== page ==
Blizzard Conditions

Being stuck in snow can be a serious situation. Stay with the vehicle unless there is help nearby.

If possible, use the Roadside Assistance Program (U.S. and Canada) or Roadside Assistance Program (Mexico). To get help and keep everyone in the vehicle safe:

• Turn on the hazard warning flashers.

• Tie a red cloth to an outside mirror.

WARNING!
Snow can trap engine exhaust under the vehicle. This may cause exhaust gases to get inside. Engine exhaust contains carbon monoxide (CO) which cannot be seen or smelled. It can cause unconsciousness and even death.
If the vehicle is stuck in the snow:
• Clear away snow from around the base of your vehicle, especially any that is blocking the exhaust pipe.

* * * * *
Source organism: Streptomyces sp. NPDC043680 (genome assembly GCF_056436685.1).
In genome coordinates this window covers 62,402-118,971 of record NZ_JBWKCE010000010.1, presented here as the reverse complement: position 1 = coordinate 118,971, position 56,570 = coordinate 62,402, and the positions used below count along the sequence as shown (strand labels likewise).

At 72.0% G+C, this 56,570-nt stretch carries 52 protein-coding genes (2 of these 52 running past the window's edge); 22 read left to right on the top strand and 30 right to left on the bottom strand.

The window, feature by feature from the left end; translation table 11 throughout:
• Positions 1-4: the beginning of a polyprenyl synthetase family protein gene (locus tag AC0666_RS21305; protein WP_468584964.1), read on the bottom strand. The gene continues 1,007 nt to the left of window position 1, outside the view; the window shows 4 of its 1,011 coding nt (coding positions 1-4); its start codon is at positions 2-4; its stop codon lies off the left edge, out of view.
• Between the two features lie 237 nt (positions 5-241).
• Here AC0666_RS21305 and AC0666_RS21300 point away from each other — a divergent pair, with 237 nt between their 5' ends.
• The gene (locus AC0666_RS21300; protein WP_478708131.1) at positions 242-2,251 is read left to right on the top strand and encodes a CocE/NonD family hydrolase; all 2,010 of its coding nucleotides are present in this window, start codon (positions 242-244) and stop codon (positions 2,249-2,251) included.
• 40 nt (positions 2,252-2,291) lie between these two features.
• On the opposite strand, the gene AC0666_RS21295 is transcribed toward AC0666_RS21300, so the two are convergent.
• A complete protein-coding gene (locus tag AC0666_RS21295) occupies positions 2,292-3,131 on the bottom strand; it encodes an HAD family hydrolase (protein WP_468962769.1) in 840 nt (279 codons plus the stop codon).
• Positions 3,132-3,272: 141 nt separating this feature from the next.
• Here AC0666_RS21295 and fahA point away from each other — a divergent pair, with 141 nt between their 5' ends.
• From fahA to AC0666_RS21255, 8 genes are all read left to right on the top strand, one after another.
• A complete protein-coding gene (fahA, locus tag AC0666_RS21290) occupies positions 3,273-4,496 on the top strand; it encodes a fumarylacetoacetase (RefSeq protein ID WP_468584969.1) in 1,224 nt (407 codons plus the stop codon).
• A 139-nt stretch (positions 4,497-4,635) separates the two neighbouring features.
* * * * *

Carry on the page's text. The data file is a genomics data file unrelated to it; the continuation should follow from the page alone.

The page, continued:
• Check again from time to time to be sure snow does not collect there.
• Open a window about 5 cm (2 in) on the side of the vehicle that is away from the wind to bring in fresh air.
• Fully open the air outlets on or under the instrument panel.
• Adjust the climate control system to a setting that circulates the air inside the vehicle and set the fan speed to the highest setting. See “Climate Control Systems” in the Index.
For more information about carbon monoxide, see Engine Exhaust.

Run the engine for short periods only as needed to keep warm, but be careful.

To save fuel, run the engine for only short periods as needed to warm the vehicle and then shut the engine off and close the window most of the way to save heat. Repeat this until help arrives but only when you feel really uncomfortable from the cold. Moving about to keep warm also helps.

If it takes some time for help to arrive, now and then when you run the engine, push the accelerator pedal slightly so the engine runs faster than the idle speed. This keeps the battery charged to restart the vehicle and to signal for help with the headlamps. Do this as little as possible to save fuel.

    See also:

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